not a period of history I know much about, so can't comment on accuracy, it took a bit of getting into, but once you're there - you really are there!

Posted: Tue Apr 08, 2008 10:22 am
by Mad Mab
The Falco novels by Lindsey Davis are fun. I don't know how accurate they are (Romans aren't my period) but the characters are great and they fairly crackle along. Kind of Roman detective attempting to be in the style of Sam Spade except his family keep getting in the way :lol:
Also the Hawkwood books by James McGee. Regency thieftaker.
I also like the Susan Gregory books about Simon Bartholomew, a medieval physician (sorry, I have a weakness for historical crime :oops: ). The characters are great fun.

mab

Posted: Tue Apr 08, 2008 10:35 am
by Phil the Grips
The Shardlake books by CJ Sansom are a good read- Dissolution, Dark Fire, Revelation etc.

Starting in the days before Henry VIII is about to knock everything down and following a worldly wise lawyer and his lusty secretary around as events unfold and people take advantage of the turbulent times to commit fraud and murder.

"Tamburlaine must die" Louise Welsh. Novella following Chris Marlowe's last 24 hours that can be read in the length of a good bath and perfectly captures the paranoia, character, politics and attitudes of Elizabethan London.

Posted: Tue Apr 08, 2008 6:42 pm
by Stephen Dobson / Rab
Another vote for the Patricia Finney books - really interesting characters (although do read them in order, or you might get put off as a friend of mine did by having the insane minor character's visions of the Virgin Mary as one of the narrators!), and a good exploration of male friendship.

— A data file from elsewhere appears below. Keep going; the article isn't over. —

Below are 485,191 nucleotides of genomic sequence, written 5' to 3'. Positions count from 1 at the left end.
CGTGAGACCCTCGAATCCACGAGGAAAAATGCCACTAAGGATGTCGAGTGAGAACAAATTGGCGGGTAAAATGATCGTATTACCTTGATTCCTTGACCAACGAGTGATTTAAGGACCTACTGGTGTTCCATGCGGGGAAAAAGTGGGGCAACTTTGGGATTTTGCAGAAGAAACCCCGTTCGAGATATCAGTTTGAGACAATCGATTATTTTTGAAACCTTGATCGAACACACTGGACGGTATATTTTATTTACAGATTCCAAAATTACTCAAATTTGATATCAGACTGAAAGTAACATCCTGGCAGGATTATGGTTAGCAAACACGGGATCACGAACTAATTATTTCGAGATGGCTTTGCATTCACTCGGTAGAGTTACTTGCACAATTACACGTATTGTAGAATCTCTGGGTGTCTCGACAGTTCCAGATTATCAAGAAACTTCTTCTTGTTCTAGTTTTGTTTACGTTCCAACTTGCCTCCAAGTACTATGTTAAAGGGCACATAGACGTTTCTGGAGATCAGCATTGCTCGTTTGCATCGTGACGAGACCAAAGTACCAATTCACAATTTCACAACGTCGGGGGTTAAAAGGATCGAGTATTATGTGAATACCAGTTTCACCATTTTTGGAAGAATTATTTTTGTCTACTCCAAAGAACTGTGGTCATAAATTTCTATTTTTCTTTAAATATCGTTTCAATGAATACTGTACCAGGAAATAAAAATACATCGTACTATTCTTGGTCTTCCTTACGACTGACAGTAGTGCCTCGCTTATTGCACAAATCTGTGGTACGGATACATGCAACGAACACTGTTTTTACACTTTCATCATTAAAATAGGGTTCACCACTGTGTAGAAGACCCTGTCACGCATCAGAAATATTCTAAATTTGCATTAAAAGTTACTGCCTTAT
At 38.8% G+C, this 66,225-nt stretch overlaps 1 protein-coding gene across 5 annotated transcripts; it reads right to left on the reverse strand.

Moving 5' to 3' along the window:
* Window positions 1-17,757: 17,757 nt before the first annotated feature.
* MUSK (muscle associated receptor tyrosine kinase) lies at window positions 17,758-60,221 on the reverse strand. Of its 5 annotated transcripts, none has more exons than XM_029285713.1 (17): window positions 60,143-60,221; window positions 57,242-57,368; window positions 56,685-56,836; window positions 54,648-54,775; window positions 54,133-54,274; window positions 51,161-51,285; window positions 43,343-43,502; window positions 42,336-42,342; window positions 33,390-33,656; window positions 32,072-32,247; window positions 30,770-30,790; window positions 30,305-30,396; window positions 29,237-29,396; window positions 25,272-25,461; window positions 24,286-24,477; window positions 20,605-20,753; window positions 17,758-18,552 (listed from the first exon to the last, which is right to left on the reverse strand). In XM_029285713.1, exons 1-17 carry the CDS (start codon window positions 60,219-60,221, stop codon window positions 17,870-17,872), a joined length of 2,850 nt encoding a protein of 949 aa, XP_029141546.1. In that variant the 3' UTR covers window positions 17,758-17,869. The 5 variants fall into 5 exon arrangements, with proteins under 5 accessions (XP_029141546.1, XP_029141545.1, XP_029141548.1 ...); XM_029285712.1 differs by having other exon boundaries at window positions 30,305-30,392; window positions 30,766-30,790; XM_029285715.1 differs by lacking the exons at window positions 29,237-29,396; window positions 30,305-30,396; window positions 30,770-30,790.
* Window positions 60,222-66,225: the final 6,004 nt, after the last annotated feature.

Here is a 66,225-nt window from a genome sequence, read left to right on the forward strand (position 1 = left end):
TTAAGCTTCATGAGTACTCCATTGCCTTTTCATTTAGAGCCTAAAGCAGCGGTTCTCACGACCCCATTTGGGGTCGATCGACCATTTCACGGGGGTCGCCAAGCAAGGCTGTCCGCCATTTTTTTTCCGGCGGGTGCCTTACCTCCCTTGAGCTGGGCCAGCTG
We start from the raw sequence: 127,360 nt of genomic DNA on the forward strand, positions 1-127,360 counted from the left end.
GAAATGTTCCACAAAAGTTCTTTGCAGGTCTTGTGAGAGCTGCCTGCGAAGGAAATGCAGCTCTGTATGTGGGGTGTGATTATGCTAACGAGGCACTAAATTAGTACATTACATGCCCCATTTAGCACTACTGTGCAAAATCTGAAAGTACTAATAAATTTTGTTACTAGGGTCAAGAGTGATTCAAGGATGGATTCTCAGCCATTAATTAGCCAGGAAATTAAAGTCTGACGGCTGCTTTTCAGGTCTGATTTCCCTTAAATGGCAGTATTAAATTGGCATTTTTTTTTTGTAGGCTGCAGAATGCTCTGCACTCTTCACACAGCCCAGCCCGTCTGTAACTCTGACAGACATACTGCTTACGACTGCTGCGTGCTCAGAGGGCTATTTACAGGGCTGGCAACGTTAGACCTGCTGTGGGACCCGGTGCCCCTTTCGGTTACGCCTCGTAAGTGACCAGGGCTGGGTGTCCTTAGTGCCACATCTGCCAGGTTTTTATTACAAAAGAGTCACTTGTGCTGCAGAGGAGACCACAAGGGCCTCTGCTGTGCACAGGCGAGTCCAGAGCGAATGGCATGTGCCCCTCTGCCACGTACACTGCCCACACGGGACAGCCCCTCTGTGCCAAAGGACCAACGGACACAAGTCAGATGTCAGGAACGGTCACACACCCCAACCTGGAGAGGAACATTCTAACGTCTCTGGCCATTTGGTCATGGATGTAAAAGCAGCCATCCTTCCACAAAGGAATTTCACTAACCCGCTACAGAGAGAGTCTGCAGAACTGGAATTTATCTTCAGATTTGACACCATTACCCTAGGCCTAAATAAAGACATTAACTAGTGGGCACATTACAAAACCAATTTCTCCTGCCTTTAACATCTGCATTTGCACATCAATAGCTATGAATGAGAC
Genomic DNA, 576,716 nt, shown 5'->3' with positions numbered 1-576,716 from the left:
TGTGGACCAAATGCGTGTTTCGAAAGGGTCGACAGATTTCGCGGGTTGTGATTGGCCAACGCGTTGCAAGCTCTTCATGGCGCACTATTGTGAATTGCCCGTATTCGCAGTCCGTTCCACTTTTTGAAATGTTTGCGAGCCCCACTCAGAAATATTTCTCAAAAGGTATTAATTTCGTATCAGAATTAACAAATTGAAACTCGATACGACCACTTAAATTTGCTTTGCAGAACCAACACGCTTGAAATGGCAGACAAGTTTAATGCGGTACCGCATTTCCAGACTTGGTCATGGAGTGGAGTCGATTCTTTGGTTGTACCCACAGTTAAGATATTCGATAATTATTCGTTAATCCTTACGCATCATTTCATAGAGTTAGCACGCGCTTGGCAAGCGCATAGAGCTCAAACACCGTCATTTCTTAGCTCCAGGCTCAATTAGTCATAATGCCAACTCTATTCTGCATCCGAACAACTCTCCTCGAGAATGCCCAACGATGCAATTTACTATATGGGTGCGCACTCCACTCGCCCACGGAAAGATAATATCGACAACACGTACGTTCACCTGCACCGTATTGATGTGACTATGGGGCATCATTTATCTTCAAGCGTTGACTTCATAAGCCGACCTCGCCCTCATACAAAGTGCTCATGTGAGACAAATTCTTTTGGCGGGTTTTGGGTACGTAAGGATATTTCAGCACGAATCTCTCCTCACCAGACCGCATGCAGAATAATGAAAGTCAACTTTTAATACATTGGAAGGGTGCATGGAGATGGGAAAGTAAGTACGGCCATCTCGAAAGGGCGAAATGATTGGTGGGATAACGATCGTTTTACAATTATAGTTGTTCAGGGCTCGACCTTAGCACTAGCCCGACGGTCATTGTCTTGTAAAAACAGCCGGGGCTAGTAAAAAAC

I love the Jack Aubrey/Stephen Maturin series by Patrick O'Brien (all 20 of them) set in the Napoleonic era British Navy. More male friendship and subtly changing characters over the whole cycle. I've re-read them all about five times since I discovered them a few years back.

And I do recommend the Cornwell 'Warlord Chronicles' (dark ages, gritty Arthurian adventure).

Posted: Tue Apr 08, 2008 6:47 pm
by Annis
Botwot wrote:And the series co authored with Grace Cavendish

Assassin
Betrayal
Conspiracy

Spy/Detective/mystery types

I thought those were children's books?! But anyhow, they are good, although I have only read the first two.

Posted: Wed Apr 09, 2008 12:54 am
by Rod Walker
Elizabeth Chadwick.

www.elizabethchadwick.com

The Champion is one of my favourite books.

Posted: Wed Apr 09, 2008 12:42 pm
by Nigel
yes the Lunn stuff they are great steam powered Hornblower by an author whoo is not precious about killing people off

Scarrow absolutely

Malinson oh yes superb but getting a bit prissy

Ratcatcher yes too

Posted: Wed Apr 09, 2008 2:44 pm
by Calendula
"A Conspiracy of Paper" by David Liss - a little known one about the machinations of the beginnings of the stockmarket. Found by accident in a charity shop and really enjoyed!
http://www.davidliss.com/conspiracy.html

Posted: Wed Apr 09, 2008 3:23 pm
by Mad Mab
OK, only 'technically' historical, but 'The Dracula Tapes' by Fred Saberhagen is a really fun read. Retells Bram Stoker's Dracula from Dracula's point of view where the count makes himself out to be totally misunderstood and surrounded by complete idiots. IT can be truly hilarious (especially the part where Harkins tries to behead him with a spade!)